It's a gray, windswept afternoon in Warsaw, and Donald Tusk, the Polish Prime Minister, is running late. His flight in from Gdansk has been delayed by a storm; the schedule is tight. The Georgian President has come to visit, and then there's the weekend trip to Washington to talk over missile defense with George W. Bush. Three guests are waiting in the Chancellery when Tusk arrives. "I am not crazy about this job," he sighs, plunking down in an armchair and unbuttoning his jacket. That's understandable. Nineteen years after his country broke free from the Soviet bloc, it is still ridding itself of the effects of communist rule. Employment levels are among the worst in Europe. Roads, telecommunications and sewage lines are in terrible shape. As for Polish political life, Tusk admits, it can only be described as "weird."
And yet in some ways, Poles, including Tusk himself, have never had it so good. Leszek Balcerowicz, a former Finance Minister and the chief architect of Poland's post-communist reforms, says the country is living through "its best period in 300 years." The economy is growing, and the country's alliances with Europe and the U.S. are strong. Not since 1989, according to one recent survey, have the Polish people felt so optimistic about the direction their country is taking.
Tusk's election last October, moreover, may mark a new consolidation of Polish democracy. Where once 20 political parties vied for space in the Sejm (the Polish parliament), now a manageable four hold the floor. For the first time since the end of communism, voters reaffirmed the ascendancy of Poland's economic conservatives. The post-communist left has now failed to win in two successive votes. Yet Tusk, 50, is keenly aware of the challenges ahead. His party has no experience in power, and he has been criticized by the opposition for being a "media star" without substance. "If the aim of government is not to disturb much, then he is a good PM," jokes Jaroslaw Flis, a political commentator at Krakow's Jagiellonian University.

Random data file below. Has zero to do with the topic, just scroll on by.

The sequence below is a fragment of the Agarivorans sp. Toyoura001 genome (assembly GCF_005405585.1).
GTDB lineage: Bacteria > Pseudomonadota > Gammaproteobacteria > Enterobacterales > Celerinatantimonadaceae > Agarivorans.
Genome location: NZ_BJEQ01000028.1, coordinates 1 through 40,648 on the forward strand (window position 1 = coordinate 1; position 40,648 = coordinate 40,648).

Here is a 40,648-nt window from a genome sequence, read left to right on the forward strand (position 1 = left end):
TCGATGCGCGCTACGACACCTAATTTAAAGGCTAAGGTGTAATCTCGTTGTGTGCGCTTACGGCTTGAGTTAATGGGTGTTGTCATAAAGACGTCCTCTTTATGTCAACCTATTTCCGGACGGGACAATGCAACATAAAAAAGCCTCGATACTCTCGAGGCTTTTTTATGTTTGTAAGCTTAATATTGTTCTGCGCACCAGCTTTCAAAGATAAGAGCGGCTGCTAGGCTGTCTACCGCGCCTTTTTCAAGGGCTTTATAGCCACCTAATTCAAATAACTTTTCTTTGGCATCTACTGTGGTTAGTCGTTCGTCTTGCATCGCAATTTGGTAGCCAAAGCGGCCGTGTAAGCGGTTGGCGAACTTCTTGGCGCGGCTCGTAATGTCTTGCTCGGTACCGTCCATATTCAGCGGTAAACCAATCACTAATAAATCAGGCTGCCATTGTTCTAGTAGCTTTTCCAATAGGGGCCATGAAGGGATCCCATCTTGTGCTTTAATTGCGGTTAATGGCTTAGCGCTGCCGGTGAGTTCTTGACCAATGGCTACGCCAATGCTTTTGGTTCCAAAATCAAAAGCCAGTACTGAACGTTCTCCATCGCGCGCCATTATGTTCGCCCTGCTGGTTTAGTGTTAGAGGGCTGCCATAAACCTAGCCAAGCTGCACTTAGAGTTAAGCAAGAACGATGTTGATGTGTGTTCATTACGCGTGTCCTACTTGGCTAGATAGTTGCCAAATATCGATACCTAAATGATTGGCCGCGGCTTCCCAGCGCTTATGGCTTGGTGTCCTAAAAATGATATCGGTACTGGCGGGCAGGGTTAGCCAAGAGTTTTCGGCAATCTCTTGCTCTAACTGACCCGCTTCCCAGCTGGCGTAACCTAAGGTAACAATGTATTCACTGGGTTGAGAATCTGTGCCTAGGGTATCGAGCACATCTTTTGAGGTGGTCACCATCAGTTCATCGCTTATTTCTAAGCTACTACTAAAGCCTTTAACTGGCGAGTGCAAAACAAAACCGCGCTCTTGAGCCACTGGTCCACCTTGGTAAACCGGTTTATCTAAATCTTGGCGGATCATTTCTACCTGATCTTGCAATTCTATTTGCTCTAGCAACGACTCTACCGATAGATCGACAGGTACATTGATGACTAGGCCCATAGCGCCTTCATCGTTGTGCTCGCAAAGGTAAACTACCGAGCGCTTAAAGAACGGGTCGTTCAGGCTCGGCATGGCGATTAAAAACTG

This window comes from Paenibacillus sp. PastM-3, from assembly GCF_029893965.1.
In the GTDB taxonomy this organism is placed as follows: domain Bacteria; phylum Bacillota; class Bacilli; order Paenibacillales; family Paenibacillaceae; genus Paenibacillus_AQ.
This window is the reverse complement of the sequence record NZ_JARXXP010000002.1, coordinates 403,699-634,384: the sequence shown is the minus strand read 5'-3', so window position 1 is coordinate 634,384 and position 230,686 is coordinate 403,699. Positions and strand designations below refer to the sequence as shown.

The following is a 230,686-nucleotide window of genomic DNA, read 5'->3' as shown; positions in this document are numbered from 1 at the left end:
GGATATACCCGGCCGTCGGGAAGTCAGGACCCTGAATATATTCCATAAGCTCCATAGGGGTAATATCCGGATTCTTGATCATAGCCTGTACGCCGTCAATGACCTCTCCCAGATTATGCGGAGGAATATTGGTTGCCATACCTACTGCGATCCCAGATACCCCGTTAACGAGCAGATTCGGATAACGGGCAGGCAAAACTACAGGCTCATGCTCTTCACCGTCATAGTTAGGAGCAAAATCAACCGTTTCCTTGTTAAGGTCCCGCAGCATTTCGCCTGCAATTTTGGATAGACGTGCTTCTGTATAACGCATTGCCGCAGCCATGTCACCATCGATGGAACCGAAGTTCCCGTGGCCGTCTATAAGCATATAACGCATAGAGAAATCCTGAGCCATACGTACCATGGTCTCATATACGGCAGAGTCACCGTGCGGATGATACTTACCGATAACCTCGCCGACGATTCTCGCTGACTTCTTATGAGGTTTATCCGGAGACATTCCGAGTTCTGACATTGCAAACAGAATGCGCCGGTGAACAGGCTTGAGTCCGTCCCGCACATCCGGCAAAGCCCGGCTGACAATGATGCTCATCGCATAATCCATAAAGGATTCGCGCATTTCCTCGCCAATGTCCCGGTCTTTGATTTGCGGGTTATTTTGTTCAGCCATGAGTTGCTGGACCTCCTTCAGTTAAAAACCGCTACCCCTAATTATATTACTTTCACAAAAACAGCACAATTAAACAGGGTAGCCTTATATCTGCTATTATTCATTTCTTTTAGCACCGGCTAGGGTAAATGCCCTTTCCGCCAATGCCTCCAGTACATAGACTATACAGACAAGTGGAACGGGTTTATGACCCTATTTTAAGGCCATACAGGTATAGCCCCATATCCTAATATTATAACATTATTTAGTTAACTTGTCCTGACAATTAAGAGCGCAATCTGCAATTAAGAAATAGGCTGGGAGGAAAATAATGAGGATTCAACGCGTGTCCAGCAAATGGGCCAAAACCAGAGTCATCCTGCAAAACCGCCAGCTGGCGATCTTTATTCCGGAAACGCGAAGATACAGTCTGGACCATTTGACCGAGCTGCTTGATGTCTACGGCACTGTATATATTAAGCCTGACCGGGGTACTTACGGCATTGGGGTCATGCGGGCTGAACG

In a lengthy interview, Tusk says his government's ambition is great: to complete the transformation to a free-market system begun almost two decades ago. The disastrous legacies of 45 years of communist rule from a bloated bureaucracy to punishing unemployment have yet to be cleared away, he says, and Poland cannot afford to waste more time. "We have no oil and gas," he says. "We don't have high tech. Our centers of development, are far, far behind others. We will never be an extraordinary tourist attraction. Poland is quite a mediocre country in some regards. The only natural resource that we have, and with which we can compete, is freedom."
Making the Most of It
It's not much to go on, but Jan Krzysztof Bielecki, Poland's Prime Minister in 1991, suggests Tusk can make the most of it. He has known Tusk since the two men were Solidarity activists in the 1980s, and they still play old-timers football together. "Tusk is pure striker," says Bielecki, now CEO of Bank Pekao, one of Poland's biggest financial institutions. "He is not a water boy or even central defender. He puts his head where others will only put their feet. And by that I mean that he has courage."